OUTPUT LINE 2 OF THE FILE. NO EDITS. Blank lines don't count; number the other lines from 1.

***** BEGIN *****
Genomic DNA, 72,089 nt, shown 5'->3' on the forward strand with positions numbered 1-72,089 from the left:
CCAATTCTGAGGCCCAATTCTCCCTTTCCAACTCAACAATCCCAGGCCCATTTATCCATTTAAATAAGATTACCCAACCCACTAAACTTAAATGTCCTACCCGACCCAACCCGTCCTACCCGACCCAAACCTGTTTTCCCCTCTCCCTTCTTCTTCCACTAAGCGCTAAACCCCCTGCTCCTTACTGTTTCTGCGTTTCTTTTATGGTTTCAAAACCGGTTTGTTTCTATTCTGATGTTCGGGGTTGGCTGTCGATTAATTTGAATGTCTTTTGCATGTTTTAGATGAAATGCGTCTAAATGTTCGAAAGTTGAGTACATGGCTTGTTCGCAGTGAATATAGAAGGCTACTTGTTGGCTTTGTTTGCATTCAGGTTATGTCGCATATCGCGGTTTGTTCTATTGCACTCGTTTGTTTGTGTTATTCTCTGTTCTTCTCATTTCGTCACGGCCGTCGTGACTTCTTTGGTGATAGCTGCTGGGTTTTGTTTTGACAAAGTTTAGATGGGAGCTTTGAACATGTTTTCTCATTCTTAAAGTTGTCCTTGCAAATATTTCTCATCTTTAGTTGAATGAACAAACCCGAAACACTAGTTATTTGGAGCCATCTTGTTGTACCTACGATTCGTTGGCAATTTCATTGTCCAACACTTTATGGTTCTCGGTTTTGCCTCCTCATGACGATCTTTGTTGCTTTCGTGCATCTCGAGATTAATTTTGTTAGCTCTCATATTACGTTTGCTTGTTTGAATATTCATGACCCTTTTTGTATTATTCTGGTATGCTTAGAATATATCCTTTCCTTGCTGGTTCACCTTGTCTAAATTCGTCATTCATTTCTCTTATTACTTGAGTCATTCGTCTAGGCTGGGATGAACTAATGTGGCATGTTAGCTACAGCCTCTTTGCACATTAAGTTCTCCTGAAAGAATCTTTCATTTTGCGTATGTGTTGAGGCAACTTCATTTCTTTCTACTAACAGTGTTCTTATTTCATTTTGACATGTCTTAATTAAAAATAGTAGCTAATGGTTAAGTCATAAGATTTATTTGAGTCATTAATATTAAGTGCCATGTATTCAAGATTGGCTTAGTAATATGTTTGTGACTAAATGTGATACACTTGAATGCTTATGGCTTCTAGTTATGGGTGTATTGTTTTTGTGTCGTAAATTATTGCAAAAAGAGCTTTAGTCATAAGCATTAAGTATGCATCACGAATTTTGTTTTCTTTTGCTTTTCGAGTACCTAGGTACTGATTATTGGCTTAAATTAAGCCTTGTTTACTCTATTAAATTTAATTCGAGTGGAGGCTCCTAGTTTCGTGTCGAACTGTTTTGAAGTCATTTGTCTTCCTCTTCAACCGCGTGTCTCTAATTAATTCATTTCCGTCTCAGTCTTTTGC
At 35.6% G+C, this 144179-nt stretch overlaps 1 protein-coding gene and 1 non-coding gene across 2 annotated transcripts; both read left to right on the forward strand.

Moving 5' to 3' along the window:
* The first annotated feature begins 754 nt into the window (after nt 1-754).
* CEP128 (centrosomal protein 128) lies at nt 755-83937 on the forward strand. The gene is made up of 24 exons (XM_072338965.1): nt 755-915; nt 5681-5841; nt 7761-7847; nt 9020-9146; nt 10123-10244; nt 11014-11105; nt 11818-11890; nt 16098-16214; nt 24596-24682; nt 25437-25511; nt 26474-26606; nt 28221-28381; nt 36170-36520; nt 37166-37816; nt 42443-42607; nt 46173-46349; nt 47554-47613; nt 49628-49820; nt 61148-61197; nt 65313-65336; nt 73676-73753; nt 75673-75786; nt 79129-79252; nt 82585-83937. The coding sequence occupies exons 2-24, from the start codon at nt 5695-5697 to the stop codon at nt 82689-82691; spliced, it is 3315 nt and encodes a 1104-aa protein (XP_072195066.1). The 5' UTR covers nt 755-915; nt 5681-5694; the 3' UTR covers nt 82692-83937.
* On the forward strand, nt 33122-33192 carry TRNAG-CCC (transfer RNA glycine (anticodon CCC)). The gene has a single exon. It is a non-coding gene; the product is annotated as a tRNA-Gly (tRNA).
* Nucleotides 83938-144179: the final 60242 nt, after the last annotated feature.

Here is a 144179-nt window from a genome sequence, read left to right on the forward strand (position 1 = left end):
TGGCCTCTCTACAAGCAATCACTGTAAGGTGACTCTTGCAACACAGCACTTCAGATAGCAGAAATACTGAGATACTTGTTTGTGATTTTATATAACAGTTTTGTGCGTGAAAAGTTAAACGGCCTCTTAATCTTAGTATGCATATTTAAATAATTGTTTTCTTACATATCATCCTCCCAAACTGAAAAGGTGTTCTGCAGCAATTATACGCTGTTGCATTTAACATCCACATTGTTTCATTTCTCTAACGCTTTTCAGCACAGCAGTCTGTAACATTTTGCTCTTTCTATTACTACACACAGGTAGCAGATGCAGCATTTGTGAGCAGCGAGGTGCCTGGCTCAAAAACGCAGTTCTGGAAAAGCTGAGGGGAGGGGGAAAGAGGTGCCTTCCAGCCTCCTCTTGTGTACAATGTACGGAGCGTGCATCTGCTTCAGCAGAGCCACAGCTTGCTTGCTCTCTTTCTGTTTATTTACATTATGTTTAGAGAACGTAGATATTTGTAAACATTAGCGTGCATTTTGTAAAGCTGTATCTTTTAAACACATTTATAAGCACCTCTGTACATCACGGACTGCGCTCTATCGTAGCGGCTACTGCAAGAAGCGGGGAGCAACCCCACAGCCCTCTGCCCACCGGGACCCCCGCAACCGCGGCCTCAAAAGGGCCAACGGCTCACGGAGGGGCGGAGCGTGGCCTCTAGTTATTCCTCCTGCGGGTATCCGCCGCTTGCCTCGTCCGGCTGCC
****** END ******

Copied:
CCAATTCTGAGGCCCAATTCTCCCTTTCCAACTCAACAATCCCAGGCCCATTTATCCATTTAAATAAGATTACCCAACCCACTAAACTTAAATGTCCTACCCGACCCAACCCGTCCTACCCGACCCAAACCTGTTTTCCCCTCTCCCTTCTTCTTCCACTAAGCGCTAAACCCCCTGCTCCTTACTGTTTCTGCGTTTCTTTTATGGTTTCAAAACCGGTTTGTTTCTATTCTGATGTTCGGGGTTGGCTGTCGATTAATTTGAATGTCTTTTGCATGTTTTAGATGAAATGCGTCTAAATGTTCGAAAGTTGAGTACATGGCTTGTTCGCAGTGAATATAGAAGGCTACTTGTTGGCTTTGTTTGCATTCAGGTTATGTCGCATATCGCGGTTTGTTCTATTGCACTCGTTTGTTTGTGTTATTCTCTGTTCTTCTCATTTCGTCACGGCCGTCGTGACTTCTTTGGTGATAGCTGCTGGGTTTTGTTTTGACAAAGTTTAGATGGGAGCTTTGAACATGTTTTCTCATTCTTAAAGTTGTCCTTGCAAATATTTCTCATCTTTAGTTGAATGAACAAACCCGAAACACTAGTTATTTGGAGCCATCTTGTTGTACCTACGATTCGTTGGCAATTTCATTGTCCAACACTTTATGGTTCTCGGTTTTGCCTCCTCATGACGATCTTTGTTGCTTTCGTGCATCTCGAGATTAATTTTGTTAGCTCTCATATTACGTTTGCTTGTTTGAATATTCATGACCCTTTTTGTATTATTCTGGTATGCTTAGAATATATCCTTTCCTTGCTGGTTCACCTTGTCTAAATTCGTCATTCATTTCTCTTATTACTTGAGTCATTCGTCTAGGCTGGGATGAACTAATGTGGCATGTTAGCTACAGCCTCTTTGCACATTAAGTTCTCCTGAAAGAATCTTTCATTTTGCGTATGTGTTGAGGCAACTTCATTTCTTTCTACTAACAGTGTTCTTATTTCATTTTGACATGTCTTAATTAAAAATAGTAGCTAATGGTTAAGTCATAAGATTTATTTGAGTCATTAATATTAAGTGCCATGTATTCAAGATTGGCTTAGTAATATGTTTGTGACTAAATGTGATACACTTGAATGCTTATGGCTTCTAGTTATGGGTGTATTGTTTTTGTGTCGTAAATTATTGCAAAAAGAGCTTTAGTCATAAGCATTAAGTATGCATCACGAATTTTGTTTTCTTTTGCTTTTCGAGTACCTAGGTACTGATTATTGGCTTAAATTAAGCCTTGTTTACTCTATTAAATTTAATTCGAGTGGAGGCTCCTAGTTTCGTGTCGAACTGTTTTGAAGTCATTTGTCTTCCTCTTCAACCGCGTGTCTCTAATTAATTCATTTCCGTCTCAGTCTTTTGC